Preserving Your Family History One Story at a Time
After months of listening to my grandpa bemoan his lack of a recorded personal family history, one day it dawned on me that maybe I could help him.
Most of his complaints centered around some expensive voice transcription technology he’d purchased. He wasn’t sure how to use it, so I volunteered to help him download the program. I thought that would be enough to get him started, and he could finish the rest on his own. I didn’t know that my involvement in this project would go far beyond that.
We downloaded the program, but it turned out that grandpa preferred telling his stories to me rather than the computer. I liked it better that way too. We used the program to record what he was saying while I asked the questions. It morphed into me coming over once or twice a week and ultimately became one of the most worthwhile things I’ve ever done.
Cracking into your family history
Although many grandparents can write their histories themselves, some need extra assistance or could benefit from outside motivation. If this is a project your grandparents have yet to complete, here are some reasons why you should help them out.
1. It’s not as much work as you think.
You don’t need to write the whole history in a single sitting. Of course, every grandparent is different, but some get tired after an hour or two.
Spending little amounts of time over a long period will make the process more manageable, and provide you with more bonding experiences that will strengthen your relationship.
Slow down, take your time, and soak up your grandparents’ stories for all they’re worth.
2. It’ll give you a new perspective on your own life.
Sometimes we get so concerned with carving our own path that we forget to look back on the path that brought us here. If your past is something you wish was different, understanding where you come from and what your grandparents were like at your age can be an incredibly eye-opening experience.
“Fostering a strong bond between grandparent and grandchild provides not only a living testimonial to history and our own unique part in it, but it also gives our lives depth and dimension through the art of storytelling,” transitional life strategist Randi Levin said.
You’ll learn more about why you are the way that you are and possibly get more insight into patterns of your life that you didn’t notice before. This is a gift that won’t always be there and that many people don't get. If it’s available to you, take advantage of it while you can.
3. It will strengthen your relationship with your grandparents and likely other family members as well.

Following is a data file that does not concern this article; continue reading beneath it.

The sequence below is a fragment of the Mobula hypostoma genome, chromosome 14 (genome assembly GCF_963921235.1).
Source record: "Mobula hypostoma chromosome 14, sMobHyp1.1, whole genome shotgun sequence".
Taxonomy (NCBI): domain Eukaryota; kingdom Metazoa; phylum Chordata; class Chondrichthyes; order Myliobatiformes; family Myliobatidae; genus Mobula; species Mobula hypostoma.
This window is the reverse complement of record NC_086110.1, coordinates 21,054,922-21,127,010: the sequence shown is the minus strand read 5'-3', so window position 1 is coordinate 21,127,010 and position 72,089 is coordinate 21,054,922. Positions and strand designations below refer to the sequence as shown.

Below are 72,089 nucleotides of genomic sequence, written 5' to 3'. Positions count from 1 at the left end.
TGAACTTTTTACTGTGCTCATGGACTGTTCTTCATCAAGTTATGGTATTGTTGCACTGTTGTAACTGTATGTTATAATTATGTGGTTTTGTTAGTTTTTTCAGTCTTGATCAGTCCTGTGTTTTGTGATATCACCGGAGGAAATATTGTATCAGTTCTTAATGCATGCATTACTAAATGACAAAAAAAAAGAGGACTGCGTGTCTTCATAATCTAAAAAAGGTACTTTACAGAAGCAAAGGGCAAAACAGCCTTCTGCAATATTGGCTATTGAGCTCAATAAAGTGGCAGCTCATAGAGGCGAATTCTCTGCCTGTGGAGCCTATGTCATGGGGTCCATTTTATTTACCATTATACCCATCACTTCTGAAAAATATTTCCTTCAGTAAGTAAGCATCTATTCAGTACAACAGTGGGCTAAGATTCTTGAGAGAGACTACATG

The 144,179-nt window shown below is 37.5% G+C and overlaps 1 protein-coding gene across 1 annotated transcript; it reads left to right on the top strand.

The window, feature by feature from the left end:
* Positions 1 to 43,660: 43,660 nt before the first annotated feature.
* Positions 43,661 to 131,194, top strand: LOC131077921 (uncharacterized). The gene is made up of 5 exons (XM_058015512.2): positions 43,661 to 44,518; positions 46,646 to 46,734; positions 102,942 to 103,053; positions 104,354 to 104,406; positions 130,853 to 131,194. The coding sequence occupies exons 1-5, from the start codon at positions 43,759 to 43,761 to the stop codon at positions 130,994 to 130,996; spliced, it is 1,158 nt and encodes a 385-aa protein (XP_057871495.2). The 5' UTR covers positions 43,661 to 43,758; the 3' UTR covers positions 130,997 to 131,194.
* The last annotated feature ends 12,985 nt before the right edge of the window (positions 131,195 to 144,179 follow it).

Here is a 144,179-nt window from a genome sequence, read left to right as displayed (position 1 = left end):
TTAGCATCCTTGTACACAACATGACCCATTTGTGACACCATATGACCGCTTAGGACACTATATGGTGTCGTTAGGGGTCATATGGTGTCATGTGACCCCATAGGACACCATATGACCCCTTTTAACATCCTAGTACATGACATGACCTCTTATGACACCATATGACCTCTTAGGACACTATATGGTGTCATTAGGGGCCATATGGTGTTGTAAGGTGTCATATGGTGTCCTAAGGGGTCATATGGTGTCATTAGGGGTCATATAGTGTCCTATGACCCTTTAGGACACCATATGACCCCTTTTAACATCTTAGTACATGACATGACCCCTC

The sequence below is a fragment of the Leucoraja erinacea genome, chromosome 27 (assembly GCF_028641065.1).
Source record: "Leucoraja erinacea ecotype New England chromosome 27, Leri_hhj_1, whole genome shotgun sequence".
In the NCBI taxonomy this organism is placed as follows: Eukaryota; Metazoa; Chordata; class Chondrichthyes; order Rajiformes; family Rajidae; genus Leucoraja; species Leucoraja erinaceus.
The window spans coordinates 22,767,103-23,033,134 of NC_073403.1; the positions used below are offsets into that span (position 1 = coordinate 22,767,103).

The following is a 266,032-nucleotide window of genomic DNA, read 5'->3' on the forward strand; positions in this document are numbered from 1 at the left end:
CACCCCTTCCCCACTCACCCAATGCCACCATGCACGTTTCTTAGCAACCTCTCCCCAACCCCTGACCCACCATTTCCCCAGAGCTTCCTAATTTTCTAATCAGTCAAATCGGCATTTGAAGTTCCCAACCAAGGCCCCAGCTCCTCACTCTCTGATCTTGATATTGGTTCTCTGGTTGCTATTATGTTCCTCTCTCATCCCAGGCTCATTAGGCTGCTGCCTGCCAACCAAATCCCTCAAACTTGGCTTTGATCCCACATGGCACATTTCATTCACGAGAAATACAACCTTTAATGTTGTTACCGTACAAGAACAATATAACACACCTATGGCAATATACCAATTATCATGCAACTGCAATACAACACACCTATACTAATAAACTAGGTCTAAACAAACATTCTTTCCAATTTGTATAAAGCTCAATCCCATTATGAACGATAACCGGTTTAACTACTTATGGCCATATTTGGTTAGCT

My grandfather played football in college, served as a secret agent during the Vietnam War, and worked for the White House. His body took a beating during all this, so most of my life I’ve seen him tired with stiff joints and a weary heart.
But hearing him speak about scaling waterfalls in Vietnam, getting in fights with bullies at school and approaching my grandma for the first time after he saw her hiding behind a newspaper brought new life to the grandpa I thought I knew. I also heard more about family members I never met, including my Great Uncle Blaine, who was brilliant, charming and died in a mining accident when he was only 17 years old, and my great grandma, who was a marvelous cook and singer who raised songbirds on her back porch.
I also heard more about my dad’s life when he was young. These included stories of traversing abandoned castles in Turkey and finding snakes in the backwoods of Massachusetts. Getting my grandpa’s perspective on my dad’s life gave me something to talk to my dad about. Seeing my dad’s eyes light up when I knew a story he hadn’t told me was something I’ll never forget.
4. With all the technology available today, you can capture their story any way you want.
If writing isn’t your thing, don’t limit yourself to that. You can make a book full of pictures with short captions or create an audio or video recording.
NanaGram founder Alex Cook started recording his grandpa’s story with a GoPro attached to the dash of his car. He asked his grandpa questions about life while they took him on trips to get him out of the house.
“It started with just errands—trips to the bank, grocery store, or barber —and quickly morphed into adventures,” Cook said. “Everywhere we went, he’d strike up a conversation with everyone he saw and then brag about his grandkids.”
Cook also recorded impromptu funny moments on his phone and texted them to the rest of his family. The work was fun, and gave Cook a deep satisfaction from recording his grandpa’s stories.
“Our elders are an important connection to the past,” he said. “A closer connection to our elders might decrease humanity’s chances of repeating its lowest moments.”
5. All you need to start is a good question.
Asking someone their life story can feel like a huge task. It might be a little awkward at first, but it doesn’t have to be. You can ease into it by asking a few questions about a photograph they have in their house or about a story you heard once but can’t remember the details.
Or you can simply be up front about it! Let your grandparents know you want to help them preserve the family history. Tell them you want something to remember them by and a chance to spend more time with them. It will be hard to argue with a proposition like that.